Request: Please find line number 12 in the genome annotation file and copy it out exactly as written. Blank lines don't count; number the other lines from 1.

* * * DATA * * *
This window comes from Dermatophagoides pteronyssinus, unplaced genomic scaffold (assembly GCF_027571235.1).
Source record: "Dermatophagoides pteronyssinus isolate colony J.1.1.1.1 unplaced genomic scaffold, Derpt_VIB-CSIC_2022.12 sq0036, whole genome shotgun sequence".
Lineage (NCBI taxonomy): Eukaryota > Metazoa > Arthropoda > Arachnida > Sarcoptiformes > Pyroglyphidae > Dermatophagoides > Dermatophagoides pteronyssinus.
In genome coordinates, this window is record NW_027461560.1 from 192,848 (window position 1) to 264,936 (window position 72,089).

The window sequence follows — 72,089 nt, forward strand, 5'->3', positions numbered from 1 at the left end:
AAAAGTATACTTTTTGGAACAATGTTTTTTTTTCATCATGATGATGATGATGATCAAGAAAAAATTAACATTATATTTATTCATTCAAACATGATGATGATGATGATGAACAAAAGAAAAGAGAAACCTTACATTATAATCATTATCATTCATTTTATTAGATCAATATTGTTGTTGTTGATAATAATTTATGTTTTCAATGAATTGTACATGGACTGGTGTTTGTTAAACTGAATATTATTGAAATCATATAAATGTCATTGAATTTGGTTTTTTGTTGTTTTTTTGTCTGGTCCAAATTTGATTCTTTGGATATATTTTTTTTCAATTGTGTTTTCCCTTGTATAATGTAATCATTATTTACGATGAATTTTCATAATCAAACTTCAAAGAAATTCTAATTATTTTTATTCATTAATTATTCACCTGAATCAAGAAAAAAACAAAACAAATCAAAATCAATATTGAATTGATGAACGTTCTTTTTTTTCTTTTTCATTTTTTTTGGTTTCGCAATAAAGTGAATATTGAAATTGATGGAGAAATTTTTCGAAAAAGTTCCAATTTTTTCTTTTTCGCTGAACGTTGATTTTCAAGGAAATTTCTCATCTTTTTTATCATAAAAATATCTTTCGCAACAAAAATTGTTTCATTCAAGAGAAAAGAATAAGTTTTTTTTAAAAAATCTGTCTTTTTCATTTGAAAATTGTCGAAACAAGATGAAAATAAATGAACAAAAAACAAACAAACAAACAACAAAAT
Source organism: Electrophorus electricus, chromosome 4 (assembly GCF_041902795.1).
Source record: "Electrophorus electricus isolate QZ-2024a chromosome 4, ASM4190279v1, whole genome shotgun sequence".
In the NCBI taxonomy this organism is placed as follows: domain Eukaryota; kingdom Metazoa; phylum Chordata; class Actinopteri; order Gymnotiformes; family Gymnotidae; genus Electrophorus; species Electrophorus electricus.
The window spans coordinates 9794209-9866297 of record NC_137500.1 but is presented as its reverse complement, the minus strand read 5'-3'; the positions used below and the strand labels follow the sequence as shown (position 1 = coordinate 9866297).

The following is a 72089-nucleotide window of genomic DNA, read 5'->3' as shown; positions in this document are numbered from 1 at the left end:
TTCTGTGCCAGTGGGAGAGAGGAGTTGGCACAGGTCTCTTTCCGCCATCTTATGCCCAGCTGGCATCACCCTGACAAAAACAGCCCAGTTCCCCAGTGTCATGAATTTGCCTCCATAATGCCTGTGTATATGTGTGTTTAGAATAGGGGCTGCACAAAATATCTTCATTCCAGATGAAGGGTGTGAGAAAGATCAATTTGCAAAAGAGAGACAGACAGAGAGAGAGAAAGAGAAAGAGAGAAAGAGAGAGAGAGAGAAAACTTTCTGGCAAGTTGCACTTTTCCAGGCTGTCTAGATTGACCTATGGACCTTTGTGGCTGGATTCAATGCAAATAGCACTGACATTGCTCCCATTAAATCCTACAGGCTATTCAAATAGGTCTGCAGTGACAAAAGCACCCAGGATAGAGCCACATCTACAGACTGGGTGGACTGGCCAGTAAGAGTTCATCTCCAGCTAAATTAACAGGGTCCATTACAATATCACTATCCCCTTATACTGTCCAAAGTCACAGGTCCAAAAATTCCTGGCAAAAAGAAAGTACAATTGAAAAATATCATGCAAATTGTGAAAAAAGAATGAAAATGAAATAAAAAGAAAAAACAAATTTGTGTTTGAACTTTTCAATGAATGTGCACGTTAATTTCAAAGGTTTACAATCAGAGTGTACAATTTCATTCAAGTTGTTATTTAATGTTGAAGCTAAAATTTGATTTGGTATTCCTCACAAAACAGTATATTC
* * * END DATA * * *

TTCTGTGCCAGTGGGAGAGAGGAGTTGGCACAGGTCTCTTTCCGCCATCTTATGCCCAGCTGGCATCACCCTGACAAAAACAGCCCAGTTCCCCAGTGTCATGAATTTGCCTCCATAATGCCTGTGTATATGTGTGTTTAGAATAGGGGCTGCACAAAATATCTTCATTCCAGATGAAGGGTGTGAGAAAGATCAATTTGCAAAAGAGAGACAGACAGAGAGAGAGAAAGAGAAAGAGAGAAAGAGAGAGAGAGAGAAAACTTTCTGGCAAGTTGCACTTTTCCAGGCTGTCTAGATTGACCTATGGACCTTTGTGGCTGGATTCAATGCAAATAGCACTGACATTGCTCCCATTAAATCCTACAGGCTATTCAAATAGGTCTGCAGTGACAAAAGCACCCAGGATAGAGCCACATCTACAGACTGGGTGGACTGGCCAGTAAGAGTTCATCTCCAGCTAAATTAACAGGGTCCATTACAATATCACTATCCCCTTATACTGTCCAAAGTCACAGGTCCAAAAATTCCTGGCAAAAAGAAAGTACAATTGAAAAATATCATGCAAATTGTGAAAAAAGAATGAAAATGAAATAAAAAGAAAAAACAAATTTGTGTTTGAACTTTTCAATGAATGTGCACGTTAATTTCAAAGGTTTACAATCAGAGTGTACAATTTCATTCAAGTTGTTATTTAATGTTGAAGCTAAAATTTGATTTGGTATTCCTCACAAAACAGTATATTC